Saturday, May 5

Grimmoire 39: The Elves

Three separate stories concerning the nature and goings-on among the elves of Grimmopolis.

The first tale is that old chestnut, the shoemaker and the elves. You know the drill: shoemaker so poor that he only has enough leather for one pair of shoes, overnight the elves come in and use that leather to make a pair of shoes so snazzy that a buy pays double for them, thus allowing the shoemaker to purchase more leather, and the elves to compound the shoemaker's wealth, and so on. Curious to know how exactly this miracle continues the shoemaker and his wife stay up late and witness the naked elves--

Wait. Naked? I don't remember anything about naked elves?

So the shoemaker and his wife spend the next day making the elves cute little doll clothes, shirts and jackets and little tiny shoesies. That night the naked little elves come out and, whoa! clothes? Excited that they can finally go out in public the elves put on the clothes and take off, never to be seen again. The shoemaker was by this time very wealthy, his work beyond criticism, and he lived the remainder of his life coasting on the reputation of the elves.

Second tale appears to be a Grimm version of Rip Van Winkle, only with a girl, and maybe a little more innocent. A poor servant girl gets an invitation from the elves to be a godmother at the christening of one of the elf children. Convinced by her employers that she should go (it might not be wise to piss off the elves) the girl is taken by the elves to a cave in the mountain. The christening party lasts three days and when she finally felt like it was time to leave the elves filled the girl's pockets with gold and lead her out of the mountain. Back at her employer's house she resumes her duties only to find that she had been gone for seven years, her employers long dead.

In the final tale we have a little elf mischief, which is easily undone if you know the secret to making a changeling laugh.

The elves swap out a newborn with a fat-headed changeling that does nothing but eat and drink. The mother goes to the neighbor who consulted the great book of changeling recipes and informed her that if you boil water in two eggshells it will make the creature laugh and he would lose his power. What that power is, we're never told or shown. So she boils water in the eggshells, the changeling laughs, and the elves return the correct child and go in search of another family to dump the fatheaded monster onto.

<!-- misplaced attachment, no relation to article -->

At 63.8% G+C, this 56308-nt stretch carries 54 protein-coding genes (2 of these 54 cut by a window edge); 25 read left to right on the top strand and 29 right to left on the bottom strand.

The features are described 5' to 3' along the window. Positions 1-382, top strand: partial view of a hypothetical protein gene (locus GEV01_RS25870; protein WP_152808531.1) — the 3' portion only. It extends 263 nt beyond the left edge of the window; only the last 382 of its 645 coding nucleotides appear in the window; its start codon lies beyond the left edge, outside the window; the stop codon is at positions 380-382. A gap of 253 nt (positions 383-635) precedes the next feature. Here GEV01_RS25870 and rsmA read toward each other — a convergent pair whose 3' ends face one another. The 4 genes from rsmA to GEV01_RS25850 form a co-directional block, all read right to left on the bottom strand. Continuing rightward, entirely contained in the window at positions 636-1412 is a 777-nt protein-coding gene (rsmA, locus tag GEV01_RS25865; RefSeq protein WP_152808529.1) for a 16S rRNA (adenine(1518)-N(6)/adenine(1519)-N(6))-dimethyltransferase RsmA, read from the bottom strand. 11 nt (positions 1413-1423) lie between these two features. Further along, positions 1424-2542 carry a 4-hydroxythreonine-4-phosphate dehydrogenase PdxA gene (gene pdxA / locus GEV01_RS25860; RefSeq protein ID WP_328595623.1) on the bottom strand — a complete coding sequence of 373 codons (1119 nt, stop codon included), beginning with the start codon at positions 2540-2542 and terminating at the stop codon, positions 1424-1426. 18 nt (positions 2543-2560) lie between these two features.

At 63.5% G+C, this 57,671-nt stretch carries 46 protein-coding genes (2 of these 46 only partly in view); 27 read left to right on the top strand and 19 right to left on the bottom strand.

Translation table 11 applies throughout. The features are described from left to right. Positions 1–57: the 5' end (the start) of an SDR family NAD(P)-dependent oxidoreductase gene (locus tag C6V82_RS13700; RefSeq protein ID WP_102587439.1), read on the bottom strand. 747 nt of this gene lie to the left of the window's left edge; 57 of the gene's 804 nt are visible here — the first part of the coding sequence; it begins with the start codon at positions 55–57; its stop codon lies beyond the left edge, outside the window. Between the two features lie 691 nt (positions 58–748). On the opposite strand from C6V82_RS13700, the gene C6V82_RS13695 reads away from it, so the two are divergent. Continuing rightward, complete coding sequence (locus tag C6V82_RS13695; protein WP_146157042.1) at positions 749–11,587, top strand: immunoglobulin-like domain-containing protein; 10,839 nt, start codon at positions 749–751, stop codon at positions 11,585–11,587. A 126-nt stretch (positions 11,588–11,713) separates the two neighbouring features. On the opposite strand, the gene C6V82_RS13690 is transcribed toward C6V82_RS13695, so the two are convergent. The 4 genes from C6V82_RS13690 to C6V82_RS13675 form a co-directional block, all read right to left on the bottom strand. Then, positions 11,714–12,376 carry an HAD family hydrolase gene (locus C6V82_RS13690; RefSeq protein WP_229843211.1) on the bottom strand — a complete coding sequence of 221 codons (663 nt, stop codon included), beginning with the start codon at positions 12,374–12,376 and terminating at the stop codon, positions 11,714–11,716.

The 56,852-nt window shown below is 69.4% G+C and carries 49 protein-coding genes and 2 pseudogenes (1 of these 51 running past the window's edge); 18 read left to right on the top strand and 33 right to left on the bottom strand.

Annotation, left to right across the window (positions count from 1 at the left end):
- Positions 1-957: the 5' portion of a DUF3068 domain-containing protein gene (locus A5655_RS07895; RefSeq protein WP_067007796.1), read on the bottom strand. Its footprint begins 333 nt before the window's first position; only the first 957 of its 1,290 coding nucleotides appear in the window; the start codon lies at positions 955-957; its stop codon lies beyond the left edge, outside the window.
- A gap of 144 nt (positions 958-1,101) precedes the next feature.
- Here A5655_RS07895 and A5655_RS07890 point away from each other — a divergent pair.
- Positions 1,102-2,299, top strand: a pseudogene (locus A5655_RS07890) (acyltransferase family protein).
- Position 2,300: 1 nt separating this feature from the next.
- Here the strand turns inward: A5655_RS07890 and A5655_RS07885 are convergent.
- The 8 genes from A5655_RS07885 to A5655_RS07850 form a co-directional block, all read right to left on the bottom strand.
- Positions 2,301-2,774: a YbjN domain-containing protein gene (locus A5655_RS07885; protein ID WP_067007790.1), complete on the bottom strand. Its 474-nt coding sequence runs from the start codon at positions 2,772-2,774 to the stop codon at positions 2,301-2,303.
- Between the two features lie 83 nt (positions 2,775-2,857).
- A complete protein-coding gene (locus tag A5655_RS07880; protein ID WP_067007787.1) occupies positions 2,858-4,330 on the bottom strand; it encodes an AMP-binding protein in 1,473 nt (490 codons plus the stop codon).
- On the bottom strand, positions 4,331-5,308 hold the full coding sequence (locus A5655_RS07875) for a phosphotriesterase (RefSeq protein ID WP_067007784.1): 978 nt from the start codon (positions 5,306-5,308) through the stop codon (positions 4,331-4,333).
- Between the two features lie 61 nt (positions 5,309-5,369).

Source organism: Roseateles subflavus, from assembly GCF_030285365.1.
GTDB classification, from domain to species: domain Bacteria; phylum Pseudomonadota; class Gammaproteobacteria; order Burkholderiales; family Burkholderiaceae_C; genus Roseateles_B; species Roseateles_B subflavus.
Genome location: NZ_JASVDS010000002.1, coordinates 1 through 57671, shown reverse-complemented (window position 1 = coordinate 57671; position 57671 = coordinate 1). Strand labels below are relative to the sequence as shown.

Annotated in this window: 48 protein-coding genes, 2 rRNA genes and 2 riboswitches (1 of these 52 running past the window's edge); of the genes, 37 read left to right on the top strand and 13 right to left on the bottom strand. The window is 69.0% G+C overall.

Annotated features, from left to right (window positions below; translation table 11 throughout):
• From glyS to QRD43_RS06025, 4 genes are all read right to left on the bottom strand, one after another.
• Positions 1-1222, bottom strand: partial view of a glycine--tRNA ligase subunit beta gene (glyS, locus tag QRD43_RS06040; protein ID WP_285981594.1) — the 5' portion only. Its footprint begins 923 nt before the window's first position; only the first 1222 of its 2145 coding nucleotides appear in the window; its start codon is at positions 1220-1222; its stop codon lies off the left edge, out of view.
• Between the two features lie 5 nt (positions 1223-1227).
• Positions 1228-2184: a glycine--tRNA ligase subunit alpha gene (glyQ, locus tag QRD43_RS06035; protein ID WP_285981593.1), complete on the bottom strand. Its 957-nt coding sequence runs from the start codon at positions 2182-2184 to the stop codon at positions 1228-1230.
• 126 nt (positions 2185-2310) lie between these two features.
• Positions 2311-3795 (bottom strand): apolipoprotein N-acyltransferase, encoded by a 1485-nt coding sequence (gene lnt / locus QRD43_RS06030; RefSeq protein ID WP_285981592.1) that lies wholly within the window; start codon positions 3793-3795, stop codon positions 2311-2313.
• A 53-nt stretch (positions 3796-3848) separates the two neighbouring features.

So let's recap some things we've learned about German elves:
  • They are industrious enough to make shoes for humans to sell but lack either the ability, materials or wherewithal to make themselves clothes
  • They think nothing of asking poor, illiterate humans to be their children's godparents and even less of the fact that in doing so they distort that human's entire sense of time and space.
  • They love a good prank, swapping out people's children's with underworld changelings that can only be decommissioned by making them laugh at the sight of water boiling in eggshells.
This is a marked different brand of creature than the proper British brand of elf we see in J.R.R. Tolkien and J.K. Rowling and all the other British authors whose writing includes elves and sign their names with initial J.

And that Jolly Old Elf who pops around late in December.


Monica Edinger said...

First of all, let me say I'm enjoying this series of posts tremendously. All those odd, rightly forgotten, tales! I love the way you are not only recapping, but commenting in such a fresh way as well.

But re those elves. I'm with tehe owner of the Sur La Lune website who notes in her annotations for the Grimms' Elves and the Shoemaker that the elves are probably brownies who are pretty prankish in British folklore. (

And while I agree that these elves/brownies are nothing like the regal ones of Tolkien, they do seem to be an awful lot like the house elves in JK Rowling.

david elzey said...

Indeed, in my cursory research on Elves I kept running into Brownies and Sprites as if they were interchangeable. It appears the British are responsible for the confusion -- turning Elves into wee folk -- and the noted exception of J.R.R. is appropriate because he was using the Great Northern Elves of Scandiavia as his guide.

How the Elves Were Shrunk and Began Behaving Badly in Baden-Baden might make a good jump-off for a short story. Or not.